It is also possible for SA to cut the number of new HIV infections to below 200 000 a year by 2020 - half the present level, according to a study released this month. But the right policies and major investments are required to achieve this reduction, with estimated total costs as much as $102 billion for prevention and treatment plans, as well as drug roll-outs.

Mobile could serve as an effective bridging platform, as institutions and governments look for new ways of addressing old problems. Various local organisations have seen the value in this, with groups like the Praekelt Foundation and Cell-life using cellphones for everything, from sending patient medication reminders to helping prevent mother-to-child HIV transmission.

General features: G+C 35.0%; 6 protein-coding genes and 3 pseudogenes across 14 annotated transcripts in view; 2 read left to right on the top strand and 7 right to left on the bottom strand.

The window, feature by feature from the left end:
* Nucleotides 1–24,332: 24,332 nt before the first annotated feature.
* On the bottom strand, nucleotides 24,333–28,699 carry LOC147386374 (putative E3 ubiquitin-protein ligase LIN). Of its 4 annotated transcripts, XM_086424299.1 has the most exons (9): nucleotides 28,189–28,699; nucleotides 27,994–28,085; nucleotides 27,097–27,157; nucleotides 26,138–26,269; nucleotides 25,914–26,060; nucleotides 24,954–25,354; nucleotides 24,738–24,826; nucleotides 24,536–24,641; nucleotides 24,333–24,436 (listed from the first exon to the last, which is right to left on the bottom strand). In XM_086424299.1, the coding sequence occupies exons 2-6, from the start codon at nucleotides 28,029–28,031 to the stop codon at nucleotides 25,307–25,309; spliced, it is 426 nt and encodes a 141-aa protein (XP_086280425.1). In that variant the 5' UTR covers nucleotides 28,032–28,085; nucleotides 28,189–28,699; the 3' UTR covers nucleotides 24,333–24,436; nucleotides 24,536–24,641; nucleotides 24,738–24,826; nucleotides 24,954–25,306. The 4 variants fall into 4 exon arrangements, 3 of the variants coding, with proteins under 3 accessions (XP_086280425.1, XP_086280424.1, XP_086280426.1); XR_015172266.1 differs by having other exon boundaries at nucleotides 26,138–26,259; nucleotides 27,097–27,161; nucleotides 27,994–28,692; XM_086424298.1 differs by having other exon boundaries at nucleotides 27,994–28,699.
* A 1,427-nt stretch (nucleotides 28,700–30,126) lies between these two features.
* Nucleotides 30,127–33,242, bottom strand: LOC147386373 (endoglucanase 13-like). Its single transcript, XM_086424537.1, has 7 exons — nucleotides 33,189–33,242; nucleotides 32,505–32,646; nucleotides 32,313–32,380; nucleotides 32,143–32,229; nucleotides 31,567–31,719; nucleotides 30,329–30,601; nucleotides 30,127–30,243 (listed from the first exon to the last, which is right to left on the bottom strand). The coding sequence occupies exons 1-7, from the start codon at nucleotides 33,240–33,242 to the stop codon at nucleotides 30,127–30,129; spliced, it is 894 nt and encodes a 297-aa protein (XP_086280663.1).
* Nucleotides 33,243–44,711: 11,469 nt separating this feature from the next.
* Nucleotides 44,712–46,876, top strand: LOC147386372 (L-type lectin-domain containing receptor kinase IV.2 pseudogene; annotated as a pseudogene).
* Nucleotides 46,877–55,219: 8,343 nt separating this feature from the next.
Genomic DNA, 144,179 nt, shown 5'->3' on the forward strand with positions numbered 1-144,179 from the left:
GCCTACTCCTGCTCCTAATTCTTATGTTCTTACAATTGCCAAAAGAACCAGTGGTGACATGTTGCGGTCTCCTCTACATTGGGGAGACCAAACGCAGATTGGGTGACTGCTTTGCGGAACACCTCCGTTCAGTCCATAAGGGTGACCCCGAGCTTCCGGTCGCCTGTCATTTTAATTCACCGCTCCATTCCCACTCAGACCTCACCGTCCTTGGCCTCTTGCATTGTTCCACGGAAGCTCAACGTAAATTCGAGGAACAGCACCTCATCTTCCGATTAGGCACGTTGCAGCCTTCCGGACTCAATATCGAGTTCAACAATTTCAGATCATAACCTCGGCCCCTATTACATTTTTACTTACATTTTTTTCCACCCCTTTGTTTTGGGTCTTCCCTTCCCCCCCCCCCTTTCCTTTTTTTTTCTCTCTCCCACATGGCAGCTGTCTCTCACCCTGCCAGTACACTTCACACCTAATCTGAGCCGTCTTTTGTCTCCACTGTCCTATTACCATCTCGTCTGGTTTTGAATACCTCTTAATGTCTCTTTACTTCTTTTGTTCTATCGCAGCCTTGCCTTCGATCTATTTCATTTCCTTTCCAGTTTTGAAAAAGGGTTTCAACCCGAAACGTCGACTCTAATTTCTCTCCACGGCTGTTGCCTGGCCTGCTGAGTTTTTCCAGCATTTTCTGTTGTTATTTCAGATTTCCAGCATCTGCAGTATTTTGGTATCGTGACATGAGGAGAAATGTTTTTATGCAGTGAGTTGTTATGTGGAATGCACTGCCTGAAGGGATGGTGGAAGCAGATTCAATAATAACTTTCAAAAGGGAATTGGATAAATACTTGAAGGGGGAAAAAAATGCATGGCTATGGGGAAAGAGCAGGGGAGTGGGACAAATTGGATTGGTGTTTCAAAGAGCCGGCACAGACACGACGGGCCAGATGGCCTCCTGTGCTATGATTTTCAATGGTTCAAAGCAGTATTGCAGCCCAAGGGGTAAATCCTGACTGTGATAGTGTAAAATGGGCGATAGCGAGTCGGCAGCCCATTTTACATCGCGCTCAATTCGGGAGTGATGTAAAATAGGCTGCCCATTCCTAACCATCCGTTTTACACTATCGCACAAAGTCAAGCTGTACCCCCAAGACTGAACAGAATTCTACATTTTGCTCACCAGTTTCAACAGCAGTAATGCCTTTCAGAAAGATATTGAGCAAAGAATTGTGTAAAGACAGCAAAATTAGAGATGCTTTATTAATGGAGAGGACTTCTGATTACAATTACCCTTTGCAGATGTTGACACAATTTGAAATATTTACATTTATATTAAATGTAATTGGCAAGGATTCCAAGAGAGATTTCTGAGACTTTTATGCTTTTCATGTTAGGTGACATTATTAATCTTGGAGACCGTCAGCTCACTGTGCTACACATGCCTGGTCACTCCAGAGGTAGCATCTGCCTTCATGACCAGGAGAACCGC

A partnership initiative, called Project Masiluleke, leverages mobile technologies to advance the effective treatment of HIV and TB, such as a self-test kit in development, which allows you to perform an HIV test at home with the option of calling the national Aids hotline for assistance or to speak to a counsellor. The versatility, speed and convenience of mobile services can be used in a myriad ways, with none of the snaking queues and endless forms found in traditional systems.

Digital demise

The increasing influence of technology is also being used in other, more offbeat ways this World Aids Day. Musicians including Alicia Keys, Justin Timberlake, and Lady Gaga are signing off social networks such as Twitter and Facebook in a campaign called Digital Life Sacrifice.